To those who never found the Scandal bandwagon appealing, who think Kerry Washington’s performance as Olivia Pope has always been a tad over the top, yet who feel it’s important to support shows with a person of color in the lead: The people at Fox would like you to meet Nicole Beharie.
The Juilliard-trained actress co-stars in Sleepy Hollow, a sci-fi action series that airs Mondays at 9 p.m. EDT on Fox. She may be familiar to those who saw her breakout performance in the 2008 indepdent drama American Violet opposite Alfre Woodard. She’s better-known for her turn alongside Michael Fassbender as a woman in love with a sex addict in Steve McQueen’s 2011 film Shame. Most recently she played Rachel Robinson, wife of Jackie Robinson (Chadwick Boseman), in the biopic 42
But as Sleepy Hollow gains more of a following in the ratings, Beharie tells the New York Post, she’s finding herself having to adjust to playing a character she never saw for herself: an action hero.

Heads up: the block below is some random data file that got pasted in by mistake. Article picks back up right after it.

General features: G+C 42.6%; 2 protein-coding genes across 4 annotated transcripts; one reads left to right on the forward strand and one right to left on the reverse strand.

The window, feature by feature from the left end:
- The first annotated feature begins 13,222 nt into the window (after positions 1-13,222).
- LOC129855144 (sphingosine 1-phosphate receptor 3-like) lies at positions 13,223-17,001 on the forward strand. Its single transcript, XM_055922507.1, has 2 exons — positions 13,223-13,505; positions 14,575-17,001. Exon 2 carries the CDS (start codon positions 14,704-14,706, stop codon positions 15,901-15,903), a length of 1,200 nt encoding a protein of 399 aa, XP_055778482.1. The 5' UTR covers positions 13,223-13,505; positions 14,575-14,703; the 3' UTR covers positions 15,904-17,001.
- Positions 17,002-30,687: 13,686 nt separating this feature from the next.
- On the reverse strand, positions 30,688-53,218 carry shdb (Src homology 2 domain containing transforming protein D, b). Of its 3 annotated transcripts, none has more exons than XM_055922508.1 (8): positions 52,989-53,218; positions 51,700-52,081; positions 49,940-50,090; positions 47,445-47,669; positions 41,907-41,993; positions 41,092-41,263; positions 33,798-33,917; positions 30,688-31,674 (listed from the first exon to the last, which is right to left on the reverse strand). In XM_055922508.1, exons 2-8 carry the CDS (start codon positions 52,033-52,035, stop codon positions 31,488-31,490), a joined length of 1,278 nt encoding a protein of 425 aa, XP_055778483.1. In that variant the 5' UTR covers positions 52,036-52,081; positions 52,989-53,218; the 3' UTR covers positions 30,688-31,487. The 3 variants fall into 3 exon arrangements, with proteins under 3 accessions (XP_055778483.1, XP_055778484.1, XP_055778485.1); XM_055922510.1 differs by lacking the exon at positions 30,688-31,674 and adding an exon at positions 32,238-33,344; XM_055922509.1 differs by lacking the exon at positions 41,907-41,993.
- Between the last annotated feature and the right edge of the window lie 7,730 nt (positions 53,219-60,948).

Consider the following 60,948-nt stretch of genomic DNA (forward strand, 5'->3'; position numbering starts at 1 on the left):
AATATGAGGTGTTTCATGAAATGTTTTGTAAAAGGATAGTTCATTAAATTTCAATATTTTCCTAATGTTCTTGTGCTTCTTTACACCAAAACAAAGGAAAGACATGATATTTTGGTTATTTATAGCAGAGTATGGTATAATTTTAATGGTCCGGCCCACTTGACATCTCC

“There‘s a kind of look that happens when you‘re doing action, horror and sci-fi. I would have to be a really leggy, lean, buxom blond to be doing that, you know?“ she says, laughing. “I was, like, wow — I never really imagined that for myself, so I‘m stoked!“
In Sleepy Hollow, Beharie plays a heroine more out of the mold of Dana Scully (Gillian Anderson) from The X-Files than Olivia Pope in Scandal, assisted by her co-star, Tom Mison, who plays the story’s main character, Ichabod Crane. The series is a modern-day retelling of The Legend of Sleepy Hollow. So imagine Beharie’s surprise when the show’s writers found a way to acknowledge the issue of race in one of the scenes from the pilot.
But she does commend the “Sleepy Hollow” writers for touching on — if somewhat humorously — the subject of slavery. When Crane first sees Beharie’s Lt. Mills in the series pilot, he’s surprised that she has been, as he says, “emancipated.” When she suggests Crane keep his thoughts in check, he replies, “If you’re insinuating I endorse slavery, I’m offended.” A stunned but steady Mills counters, “Wait, back up — you’re offended?”
“I think kudos for throwing that kind of thing in there,” Beharie says.
Read more at the New York Post.